Still, should you contain a group of demons composed of weaker materials, marksdwarves can be very effective.
Demons can be very frightening melee opponents, as each one alone is nearly the size of a megabeast, extremely fast, and have tremendous natural combat skills. That would be bad enough, but there tend to be pages of them rather than individuals. However, demons can still be defeated in melee combat.
Despite their powerful attacks, many demons are made up of very flimsy materials, such as salt, snow, steam, or filth. A strong punch can decapitate creatures like this. Some demons, however, can be made of much harder materials, and it can be very difficult to bring down a demon composed of minerals or armor-quality metal. Blunt weapons can be reasonably effective against weaker-material demons by severing limbs and body parts despite blunt status, but are not nearly as effective against demons as they are against earthly foes that suffer from pain and blood loss; without internal organs or blood loss, piercing weapons are relatively ineffective. Good slashing weapons can reliably take down demons of any material type.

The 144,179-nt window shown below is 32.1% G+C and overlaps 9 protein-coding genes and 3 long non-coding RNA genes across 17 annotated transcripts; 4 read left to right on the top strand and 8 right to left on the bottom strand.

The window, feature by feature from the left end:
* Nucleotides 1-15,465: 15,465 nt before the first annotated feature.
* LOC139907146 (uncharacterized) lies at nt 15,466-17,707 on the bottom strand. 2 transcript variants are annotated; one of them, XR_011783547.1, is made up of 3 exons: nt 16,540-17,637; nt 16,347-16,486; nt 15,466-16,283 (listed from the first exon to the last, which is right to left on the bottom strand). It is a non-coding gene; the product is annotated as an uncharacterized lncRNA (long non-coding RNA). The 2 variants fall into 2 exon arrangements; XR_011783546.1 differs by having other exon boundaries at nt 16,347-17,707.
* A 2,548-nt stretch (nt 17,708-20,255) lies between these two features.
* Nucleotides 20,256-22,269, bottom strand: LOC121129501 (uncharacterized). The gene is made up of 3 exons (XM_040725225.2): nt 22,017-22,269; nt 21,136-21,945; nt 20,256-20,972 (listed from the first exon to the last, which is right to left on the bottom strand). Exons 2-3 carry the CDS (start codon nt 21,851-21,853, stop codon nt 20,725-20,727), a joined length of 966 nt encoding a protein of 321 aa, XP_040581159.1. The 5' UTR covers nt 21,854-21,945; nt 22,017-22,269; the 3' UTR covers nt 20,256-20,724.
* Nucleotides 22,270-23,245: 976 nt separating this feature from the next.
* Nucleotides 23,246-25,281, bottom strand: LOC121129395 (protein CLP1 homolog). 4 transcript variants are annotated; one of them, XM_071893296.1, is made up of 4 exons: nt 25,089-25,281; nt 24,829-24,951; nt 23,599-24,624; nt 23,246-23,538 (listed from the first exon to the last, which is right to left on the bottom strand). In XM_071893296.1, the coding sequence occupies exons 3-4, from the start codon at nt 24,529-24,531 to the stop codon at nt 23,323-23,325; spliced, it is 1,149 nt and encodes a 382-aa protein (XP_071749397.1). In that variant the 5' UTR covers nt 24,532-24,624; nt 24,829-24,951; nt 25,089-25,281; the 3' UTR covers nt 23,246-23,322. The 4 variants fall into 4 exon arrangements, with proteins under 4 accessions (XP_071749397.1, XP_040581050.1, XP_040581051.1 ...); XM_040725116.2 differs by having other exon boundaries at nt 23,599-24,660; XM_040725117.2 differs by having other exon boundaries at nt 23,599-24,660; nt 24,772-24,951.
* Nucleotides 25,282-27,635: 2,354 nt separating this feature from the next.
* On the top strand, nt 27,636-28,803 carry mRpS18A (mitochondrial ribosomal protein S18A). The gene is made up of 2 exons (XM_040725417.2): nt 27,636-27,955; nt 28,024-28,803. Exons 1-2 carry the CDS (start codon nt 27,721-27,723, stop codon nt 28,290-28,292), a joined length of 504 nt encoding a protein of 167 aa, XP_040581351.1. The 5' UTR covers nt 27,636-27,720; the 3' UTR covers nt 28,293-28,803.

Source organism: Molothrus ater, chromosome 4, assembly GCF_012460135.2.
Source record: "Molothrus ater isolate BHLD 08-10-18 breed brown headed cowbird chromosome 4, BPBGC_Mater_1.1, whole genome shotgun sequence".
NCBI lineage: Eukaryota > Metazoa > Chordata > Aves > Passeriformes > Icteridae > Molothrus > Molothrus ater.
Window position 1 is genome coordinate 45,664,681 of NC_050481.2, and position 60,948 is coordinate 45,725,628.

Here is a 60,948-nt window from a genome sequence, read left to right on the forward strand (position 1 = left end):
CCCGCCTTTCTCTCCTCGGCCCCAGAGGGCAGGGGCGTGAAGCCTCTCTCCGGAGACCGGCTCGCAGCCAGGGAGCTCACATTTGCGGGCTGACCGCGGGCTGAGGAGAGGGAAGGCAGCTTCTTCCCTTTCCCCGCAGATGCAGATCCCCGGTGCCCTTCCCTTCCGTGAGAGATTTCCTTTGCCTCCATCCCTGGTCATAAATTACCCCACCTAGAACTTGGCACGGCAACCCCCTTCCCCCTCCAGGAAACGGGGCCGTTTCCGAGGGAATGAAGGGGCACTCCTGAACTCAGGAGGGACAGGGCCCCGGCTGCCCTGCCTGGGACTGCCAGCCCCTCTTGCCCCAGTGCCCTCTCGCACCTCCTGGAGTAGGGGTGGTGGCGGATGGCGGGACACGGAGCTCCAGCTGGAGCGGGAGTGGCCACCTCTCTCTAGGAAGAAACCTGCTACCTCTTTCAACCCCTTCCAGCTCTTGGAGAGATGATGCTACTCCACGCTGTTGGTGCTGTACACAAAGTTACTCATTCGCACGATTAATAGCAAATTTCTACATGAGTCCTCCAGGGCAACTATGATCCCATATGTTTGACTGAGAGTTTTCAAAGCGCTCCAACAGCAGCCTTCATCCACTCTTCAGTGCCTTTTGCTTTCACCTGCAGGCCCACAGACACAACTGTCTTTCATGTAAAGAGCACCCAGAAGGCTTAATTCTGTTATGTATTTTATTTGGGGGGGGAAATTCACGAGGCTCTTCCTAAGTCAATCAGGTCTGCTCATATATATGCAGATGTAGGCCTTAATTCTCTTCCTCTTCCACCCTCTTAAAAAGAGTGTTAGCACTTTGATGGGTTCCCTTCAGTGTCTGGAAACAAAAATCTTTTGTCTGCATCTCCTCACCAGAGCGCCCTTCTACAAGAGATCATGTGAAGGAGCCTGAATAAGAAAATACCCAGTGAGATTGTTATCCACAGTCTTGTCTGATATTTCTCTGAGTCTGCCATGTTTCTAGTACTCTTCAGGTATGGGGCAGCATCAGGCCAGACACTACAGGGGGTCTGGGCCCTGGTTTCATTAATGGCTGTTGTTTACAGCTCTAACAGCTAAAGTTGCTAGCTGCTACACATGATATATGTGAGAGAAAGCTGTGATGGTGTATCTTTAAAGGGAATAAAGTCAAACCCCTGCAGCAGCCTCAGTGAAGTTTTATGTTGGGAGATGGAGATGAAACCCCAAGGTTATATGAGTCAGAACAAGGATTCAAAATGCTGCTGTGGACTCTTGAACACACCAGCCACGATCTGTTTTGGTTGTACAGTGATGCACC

The challenge of melee combat is how to deal with an enormous number of strong combatants while protecting against area-of-effect syndrome attacks and death explosions. Restraining visibility via a labyrinthine battleground is a good start. The area effects suggest meeting them with successive small waves of melee dwarves, but if the dwarves are too few, they'll be butchered by hundreds of angry demons before making a dent.
In all cases, your demon-fighting melee dwarves should be very well armed and armored (steel and adamantine) and Legendary in some, if not all, of the relevant combat skills.